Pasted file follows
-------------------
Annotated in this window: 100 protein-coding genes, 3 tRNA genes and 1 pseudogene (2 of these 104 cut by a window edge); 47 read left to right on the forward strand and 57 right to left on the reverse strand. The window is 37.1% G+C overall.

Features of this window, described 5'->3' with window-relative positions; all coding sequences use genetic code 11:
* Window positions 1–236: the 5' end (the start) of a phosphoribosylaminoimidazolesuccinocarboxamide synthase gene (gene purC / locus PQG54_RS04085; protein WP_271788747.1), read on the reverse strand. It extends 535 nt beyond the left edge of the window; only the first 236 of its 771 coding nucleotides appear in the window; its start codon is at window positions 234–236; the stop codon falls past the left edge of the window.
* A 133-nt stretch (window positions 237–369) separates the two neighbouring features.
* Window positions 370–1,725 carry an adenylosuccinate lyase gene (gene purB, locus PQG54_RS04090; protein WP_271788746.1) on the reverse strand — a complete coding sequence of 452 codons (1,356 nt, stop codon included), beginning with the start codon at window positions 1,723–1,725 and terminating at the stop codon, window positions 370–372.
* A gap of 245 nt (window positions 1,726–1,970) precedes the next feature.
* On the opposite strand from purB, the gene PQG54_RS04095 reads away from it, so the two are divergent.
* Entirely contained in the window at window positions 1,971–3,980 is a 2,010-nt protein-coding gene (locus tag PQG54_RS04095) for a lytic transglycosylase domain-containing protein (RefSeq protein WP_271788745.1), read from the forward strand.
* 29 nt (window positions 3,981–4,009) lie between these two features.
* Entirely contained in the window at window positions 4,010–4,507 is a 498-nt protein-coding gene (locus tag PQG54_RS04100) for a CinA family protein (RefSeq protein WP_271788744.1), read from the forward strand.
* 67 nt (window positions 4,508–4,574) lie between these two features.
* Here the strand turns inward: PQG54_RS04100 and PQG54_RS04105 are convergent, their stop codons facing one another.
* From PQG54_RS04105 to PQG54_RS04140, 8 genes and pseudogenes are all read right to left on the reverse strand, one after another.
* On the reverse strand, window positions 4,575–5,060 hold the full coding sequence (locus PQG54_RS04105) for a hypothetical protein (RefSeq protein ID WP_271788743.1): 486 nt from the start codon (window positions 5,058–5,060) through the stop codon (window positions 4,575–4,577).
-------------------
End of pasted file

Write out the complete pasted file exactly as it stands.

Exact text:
Annotated in this window: 100 protein-coding genes, 3 tRNA genes and 1 pseudogene (2 of these 104 cut by a window edge); 47 read left to right on the forward strand and 57 right to left on the reverse strand. The window is 37.1% G+C overall.

Features of this window, described 5'->3' with window-relative positions; all coding sequences use genetic code 11:
* Window positions 1–236: the 5' end (the start) of a phosphoribosylaminoimidazolesuccinocarboxamide synthase gene (gene purC / locus PQG54_RS04085; protein WP_271788747.1), read on the reverse strand. It extends 535 nt beyond the left edge of the window; only the first 236 of its 771 coding nucleotides appear in the window; its start codon is at window positions 234–236; the stop codon falls past the left edge of the window.
* A 133-nt stretch (window positions 237–369) separates the two neighbouring features.
* Window positions 370–1,725 carry an adenylosuccinate lyase gene (gene purB, locus PQG54_RS04090; protein WP_271788746.1) on the reverse strand — a complete coding sequence of 452 codons (1,356 nt, stop codon included), beginning with the start codon at window positions 1,723–1,725 and terminating at the stop codon, window positions 370–372.
* A gap of 245 nt (window positions 1,726–1,970) precedes the next feature.
* On the opposite strand from purB, the gene PQG54_RS04095 reads away from it, so the two are divergent.
* Entirely contained in the window at window positions 1,971–3,980 is a 2,010-nt protein-coding gene (locus tag PQG54_RS04095) for a lytic transglycosylase domain-containing protein (RefSeq protein WP_271788745.1), read from the forward strand.
* 29 nt (window positions 3,981–4,009) lie between these two features.
* Entirely contained in the window at window positions 4,010–4,507 is a 498-nt protein-coding gene (locus tag PQG54_RS04100) for a CinA family protein (RefSeq protein WP_271788744.1), read from the forward strand.
* 67 nt (window positions 4,508–4,574) lie between these two features.
* Here the strand turns inward: PQG54_RS04100 and PQG54_RS04105 are convergent, their stop codons facing one another.
* From PQG54_RS04105 to PQG54_RS04140, 8 genes and pseudogenes are all read right to left on the reverse strand, one after another.
* On the reverse strand, window positions 4,575–5,060 hold the full coding sequence (locus PQG54_RS04105) for a hypothetical protein (RefSeq protein ID WP_271788743.1): 486 nt from the start codon (window positions 5,058–5,060) through the stop codon (window positions 4,575–4,577).